Bun Bo Hue

What is Bun Bo Hue?

Hue, in the heart of the Vietnamese people, is a poetic and royal city. Hue is home to subtle people, peaceful landscapes, and culinary heritage inherited from the royal court in which Bun Bo Hue (Hue beef noodle soup) is recognized as the signature and most widely-spread dish. Let’s learn more about the history and stories behind this noodle soup – Bun Bo Hue – and understand why it is a culinary experience you should not miss in Vietnam.

The origin of Bun Bo Hue

The creation of Bun Bo Hue dates back to the 16th century under the reign of Lord Nguyen Hoang. Legend has it that it all started in a village called Co Thap (meaning the ancient tower village), where there was a lady so good at making noodles that people called her Ms. Noodles (Co Bun). However, there came a time when Co Thap Village suffered severe crop failure for three consecutive years, causing the villagers’ disappointment and frustration. They blamed it on Ms. Noodles for her act of crushing and grinding the consecrated rice to make noodles that infuriated God, so He decided to punish them with crop failures. The villagers made her choose between quitting making noodles or being expelled from the village. With her passion for the artisan, she decided to leave with the support of five helpers as the village’s last mercy for the kind lady. The five supporters took turns carrying the heavy stone mill and other belongings until they were all exhausted and decided to settle down in what happened to be Van Cu Village in Hue. To popularize noodles to the local people in Van Cu, she created the beef broth with chili and lemongrass sauté and other local spices to go along with her signature noodles. She kept on making traditional noodles, and it was passed down to many generations until now. This is believed to be the originality of Bun Bo Hue – the result of creativity, devotion, and even sacrifice.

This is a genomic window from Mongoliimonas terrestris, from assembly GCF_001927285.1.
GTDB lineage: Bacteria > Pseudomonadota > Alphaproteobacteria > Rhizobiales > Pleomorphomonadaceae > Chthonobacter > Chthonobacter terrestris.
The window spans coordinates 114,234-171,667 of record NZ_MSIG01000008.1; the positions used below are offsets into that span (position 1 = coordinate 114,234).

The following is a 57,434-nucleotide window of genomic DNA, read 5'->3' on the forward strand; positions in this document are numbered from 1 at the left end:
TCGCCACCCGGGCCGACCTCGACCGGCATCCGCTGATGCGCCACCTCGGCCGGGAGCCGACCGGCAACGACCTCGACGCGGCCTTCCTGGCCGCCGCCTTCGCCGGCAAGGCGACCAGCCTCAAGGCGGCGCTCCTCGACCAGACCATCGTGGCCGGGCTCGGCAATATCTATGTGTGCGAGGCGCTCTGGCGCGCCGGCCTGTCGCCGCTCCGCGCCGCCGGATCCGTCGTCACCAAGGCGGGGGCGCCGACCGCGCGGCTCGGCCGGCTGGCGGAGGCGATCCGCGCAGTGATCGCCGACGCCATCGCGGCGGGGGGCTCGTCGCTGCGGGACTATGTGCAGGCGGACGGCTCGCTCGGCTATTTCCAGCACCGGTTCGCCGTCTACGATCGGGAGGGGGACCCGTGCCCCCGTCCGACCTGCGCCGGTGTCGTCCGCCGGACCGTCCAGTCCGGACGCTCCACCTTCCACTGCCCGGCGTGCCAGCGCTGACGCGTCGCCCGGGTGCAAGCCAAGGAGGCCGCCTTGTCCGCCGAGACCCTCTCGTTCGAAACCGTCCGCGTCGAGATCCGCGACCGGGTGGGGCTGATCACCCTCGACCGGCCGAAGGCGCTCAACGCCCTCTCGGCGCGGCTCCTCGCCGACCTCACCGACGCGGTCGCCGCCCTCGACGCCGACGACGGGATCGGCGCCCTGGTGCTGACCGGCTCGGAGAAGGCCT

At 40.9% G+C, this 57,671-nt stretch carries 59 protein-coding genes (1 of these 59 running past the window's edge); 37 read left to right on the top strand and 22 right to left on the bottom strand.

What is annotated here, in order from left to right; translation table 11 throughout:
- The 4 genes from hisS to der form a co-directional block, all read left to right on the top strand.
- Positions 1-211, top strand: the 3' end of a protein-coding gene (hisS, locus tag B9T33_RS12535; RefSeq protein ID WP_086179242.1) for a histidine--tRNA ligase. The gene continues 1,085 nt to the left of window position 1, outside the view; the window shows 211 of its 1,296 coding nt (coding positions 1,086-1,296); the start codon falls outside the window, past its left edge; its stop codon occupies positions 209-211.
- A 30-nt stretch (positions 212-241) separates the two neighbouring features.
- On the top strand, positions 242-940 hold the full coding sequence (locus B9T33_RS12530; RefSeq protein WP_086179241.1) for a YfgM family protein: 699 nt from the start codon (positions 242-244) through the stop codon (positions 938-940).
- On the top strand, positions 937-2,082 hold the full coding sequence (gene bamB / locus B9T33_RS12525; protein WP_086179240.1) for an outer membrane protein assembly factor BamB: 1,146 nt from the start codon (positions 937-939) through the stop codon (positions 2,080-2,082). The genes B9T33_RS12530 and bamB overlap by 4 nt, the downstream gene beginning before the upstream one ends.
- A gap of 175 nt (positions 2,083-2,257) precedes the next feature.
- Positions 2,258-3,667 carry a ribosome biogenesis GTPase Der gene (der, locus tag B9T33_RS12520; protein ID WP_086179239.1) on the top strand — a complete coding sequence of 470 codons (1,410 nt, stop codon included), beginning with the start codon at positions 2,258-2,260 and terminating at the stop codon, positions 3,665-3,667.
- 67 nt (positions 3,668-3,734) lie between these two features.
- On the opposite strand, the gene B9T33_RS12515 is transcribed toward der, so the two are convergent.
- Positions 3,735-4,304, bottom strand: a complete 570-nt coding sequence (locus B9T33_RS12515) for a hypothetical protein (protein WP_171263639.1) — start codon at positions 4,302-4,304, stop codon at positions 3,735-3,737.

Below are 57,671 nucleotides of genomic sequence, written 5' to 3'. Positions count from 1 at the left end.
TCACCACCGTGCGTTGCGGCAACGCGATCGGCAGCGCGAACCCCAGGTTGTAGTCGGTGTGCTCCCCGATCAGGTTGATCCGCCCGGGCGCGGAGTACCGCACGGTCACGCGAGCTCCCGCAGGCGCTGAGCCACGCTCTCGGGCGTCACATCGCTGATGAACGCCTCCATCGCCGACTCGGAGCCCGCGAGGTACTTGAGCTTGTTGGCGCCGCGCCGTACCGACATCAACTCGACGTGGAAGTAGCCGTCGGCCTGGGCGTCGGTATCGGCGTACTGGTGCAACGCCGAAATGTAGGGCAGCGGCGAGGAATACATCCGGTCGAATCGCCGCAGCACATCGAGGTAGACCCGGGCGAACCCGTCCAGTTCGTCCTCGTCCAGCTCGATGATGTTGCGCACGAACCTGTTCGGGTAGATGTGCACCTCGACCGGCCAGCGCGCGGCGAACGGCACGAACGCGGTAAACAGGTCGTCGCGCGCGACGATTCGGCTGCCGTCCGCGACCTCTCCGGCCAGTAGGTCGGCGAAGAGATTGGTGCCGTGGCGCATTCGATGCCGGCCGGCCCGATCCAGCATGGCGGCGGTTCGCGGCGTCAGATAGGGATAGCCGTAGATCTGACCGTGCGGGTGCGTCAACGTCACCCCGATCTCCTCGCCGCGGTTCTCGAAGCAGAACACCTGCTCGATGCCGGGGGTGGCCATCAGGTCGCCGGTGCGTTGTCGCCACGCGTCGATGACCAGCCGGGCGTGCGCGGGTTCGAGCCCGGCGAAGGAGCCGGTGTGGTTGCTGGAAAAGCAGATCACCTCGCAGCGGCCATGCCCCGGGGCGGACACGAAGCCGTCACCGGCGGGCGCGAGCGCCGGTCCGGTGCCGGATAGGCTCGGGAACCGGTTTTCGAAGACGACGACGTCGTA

The origin of Bun Bo Hue
In an episode of “Anthony Bourdain: Parts Unknown” on CNN, the famous American chef said: “Hue beef noodle is the best soup in the world.”

Types of Bun Bo Hue

The original Bun Bo in Hue is more salty and spicy, while other places across the country have adopted and adjusted the recipes to suit the regional palates.

1. Bun Bo Hue in Hue

The original version of Bun Bo undoubtedly comes from Hue. Bun Bo Hue captures all the essence of Central Vietnam cuisine. To taste Bun Bo Hue is to learn so much about the culture of the Central people generally and of the Hue people particularly. Bun Bo Hue is the favorite breakfast of Hue people. The uniqueness of Bun Bo Hue here is that the broth is clear, and its subtle sweetness comes mainly from the dried baby shrimps and pork legs. A bowl of Bun Bo Hue often has crab cakes, pork blood cakes, rare-cooked sliced beef, and pork legs served with an abundance of fresh vegetables and herbs such as lettuce, Vietnamese basil, banana flowers, and fish mint. When you have your very first bite, you will immediately feel an unmatched hot and spicy taste of homemade chili and lemongrass sauté. The original Bun Bo Hue must have a distinct hint of saltiness from fermented baby shrimp paste. Bun Bo in Hue is noticeably spicier, not only from the sauté but also from the dipping sauce – a small bowl of fish sauce added with sliced fresh chilies. This spiciness deeply reflects the culture and culinary palate of the Central people. This part of the country suffers extreme weather with many months of rain, flooding, and cold winds. So, eating spicy and salty foods is a way to keep them warm. Some locals also share that making extremely spicy and salty dishes helps them save food by restraining them from eating. That’s how Bun Bo Hue, at its source, gains its unique flavor.